If you are an EFL learner, you might want to make a recording of your own version of this sentence. Then compare it with Ms Montague's and concentrate on the vowels in these three words. Does she pronounce fire as  /aɪə/ or /aə/ or /a:/? What about the other two words? Do YOU pronounce them with a diphthong plus schwa or even with a monophthong? Try to imitate the way she pronounces them. Needless to say that you do not have to pronounce these and similar words like that, but it's a nice exercise.

Besides: Can you pronounce the initial phrase "[i]bvestigators are trying to find out" at a similar speed? Try this as well.







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1My thanks go to Paul Carley

Sunday, 9 November 2014

picture = pitcher?

LPD 3 offers two pronunciations for picture, one of which however is marked with a special symbol indicating that though this variant pronunciation is very frequent it is not considered correct in GB/RP:
/pɪʧə/
I've recently come across this 'yucky' pronunciation while I was listening to one of the instalments of the BBC Radio 4 series "Germany: Memories of a Nation". "One Nation under Goethe" was introduced by a female speaker who said:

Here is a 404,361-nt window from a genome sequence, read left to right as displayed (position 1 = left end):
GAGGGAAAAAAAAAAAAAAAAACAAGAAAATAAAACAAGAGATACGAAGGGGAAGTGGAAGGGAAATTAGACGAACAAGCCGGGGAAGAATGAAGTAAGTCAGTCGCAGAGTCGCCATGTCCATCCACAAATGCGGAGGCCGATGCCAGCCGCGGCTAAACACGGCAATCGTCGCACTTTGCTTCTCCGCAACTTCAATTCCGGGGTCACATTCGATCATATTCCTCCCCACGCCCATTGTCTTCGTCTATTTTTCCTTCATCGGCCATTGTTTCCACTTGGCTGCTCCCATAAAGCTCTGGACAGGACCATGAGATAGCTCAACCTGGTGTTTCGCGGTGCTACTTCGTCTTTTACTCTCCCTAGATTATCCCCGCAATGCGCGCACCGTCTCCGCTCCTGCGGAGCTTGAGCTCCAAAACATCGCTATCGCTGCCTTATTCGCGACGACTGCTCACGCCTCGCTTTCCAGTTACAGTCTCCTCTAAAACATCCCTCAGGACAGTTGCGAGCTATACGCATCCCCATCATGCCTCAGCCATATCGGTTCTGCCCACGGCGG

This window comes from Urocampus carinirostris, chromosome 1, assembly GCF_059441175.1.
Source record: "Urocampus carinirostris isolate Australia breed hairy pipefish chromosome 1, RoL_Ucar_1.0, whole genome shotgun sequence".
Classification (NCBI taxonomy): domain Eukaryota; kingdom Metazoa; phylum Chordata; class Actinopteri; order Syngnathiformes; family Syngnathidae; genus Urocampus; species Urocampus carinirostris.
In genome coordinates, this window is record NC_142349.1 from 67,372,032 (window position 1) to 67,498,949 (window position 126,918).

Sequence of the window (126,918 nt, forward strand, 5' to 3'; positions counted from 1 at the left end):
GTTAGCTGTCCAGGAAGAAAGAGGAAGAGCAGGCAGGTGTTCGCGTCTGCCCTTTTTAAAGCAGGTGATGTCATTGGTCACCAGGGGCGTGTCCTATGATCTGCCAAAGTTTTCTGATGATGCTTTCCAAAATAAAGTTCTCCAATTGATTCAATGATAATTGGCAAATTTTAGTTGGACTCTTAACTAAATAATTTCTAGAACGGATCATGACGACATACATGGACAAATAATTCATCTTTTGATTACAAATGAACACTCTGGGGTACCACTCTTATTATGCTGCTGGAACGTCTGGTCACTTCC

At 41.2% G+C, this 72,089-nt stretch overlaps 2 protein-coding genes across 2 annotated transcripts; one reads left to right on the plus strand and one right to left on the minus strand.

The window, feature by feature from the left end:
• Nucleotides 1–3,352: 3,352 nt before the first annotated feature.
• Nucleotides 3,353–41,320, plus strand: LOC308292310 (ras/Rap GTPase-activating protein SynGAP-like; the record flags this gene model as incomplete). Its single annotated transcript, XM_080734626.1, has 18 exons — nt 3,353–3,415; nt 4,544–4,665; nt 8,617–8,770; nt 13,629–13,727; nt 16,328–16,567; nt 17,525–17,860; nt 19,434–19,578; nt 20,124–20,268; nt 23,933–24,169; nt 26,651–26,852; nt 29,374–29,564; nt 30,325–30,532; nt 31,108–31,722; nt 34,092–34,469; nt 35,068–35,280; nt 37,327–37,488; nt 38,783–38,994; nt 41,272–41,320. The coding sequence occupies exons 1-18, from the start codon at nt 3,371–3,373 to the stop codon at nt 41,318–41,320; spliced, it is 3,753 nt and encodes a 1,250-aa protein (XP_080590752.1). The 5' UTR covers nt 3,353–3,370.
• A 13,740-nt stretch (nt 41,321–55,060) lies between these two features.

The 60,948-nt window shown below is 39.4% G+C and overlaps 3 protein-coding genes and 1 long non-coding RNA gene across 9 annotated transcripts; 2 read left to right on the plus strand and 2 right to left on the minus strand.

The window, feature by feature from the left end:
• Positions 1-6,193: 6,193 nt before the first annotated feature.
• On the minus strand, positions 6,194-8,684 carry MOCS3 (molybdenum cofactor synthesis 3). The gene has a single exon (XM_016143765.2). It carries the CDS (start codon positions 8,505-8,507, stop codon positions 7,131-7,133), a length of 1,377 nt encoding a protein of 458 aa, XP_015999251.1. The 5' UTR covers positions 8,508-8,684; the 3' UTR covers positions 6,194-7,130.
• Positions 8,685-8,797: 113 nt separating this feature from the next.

Today he [= Neil MacGregor] is in Frankfurt and he has with him a picture of a young man.
Listen:
video
BTW: EPD 18 makes no mention of this variant.

Wednesday, 29 October 2014

smoothing

I wrote a blog post on smoothing here and here. I'd like to add another post on this topic. The BBC presenter Shari Vahl on the 28th of this month in the BBC Radio 4 programme You & Yours said:

Shari Vahl (credit: RadioTimes)
In 2015 the Care Act will merge health and social care in the biggest reform of its kind in sixty years.
Paul Carley believes he can hear a difference between the two versions of the word care. He writes (on Facebook):
The first 'care' has the [ɛə] variant (though not by any means the most extensive off-glide), the second has the [ɛː] variant.
I listend to the two words myself several times: I can convince myself to hear an offglide in the first version, but then after a while I am certain it's a monophthongal [ɛː] just like in the second version. This is not unusual if and when the differences (should they exist) are so minute and if it's a sound track most likely compressed in quality for the purposes of the internet.

Listen for yourselves (you're going to hear Care1 and care2 in a row, first at normal speed and then slowed down by 30 per cent):

video

Even slowing down the playback speed doesn't convince me thoroughly.
Next I looked at the spectrograms:
care1 (= Care Act)

care2
Not much of a difference, is there?

Tuesday, 28 October 2014

When's Chewsday in LPD and EPD?

credit: burnspetfood

I checked various editions of both EPD and LDP to see when the pronunciation of Tuesday as /ʧuːzdeɪ, -dɪ/ was first 'licensed' by the respective (and respectable) author(s).

LPD1 (1990) has it as a second entry indicating it's a "variant derived by rule" (p. xxviii).
EPD14 (1977) does not show it as a variant but EPD15 of 1997 does1.

Go on chewing then!


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1 Thanks to Jack Windsor Lewis for checking!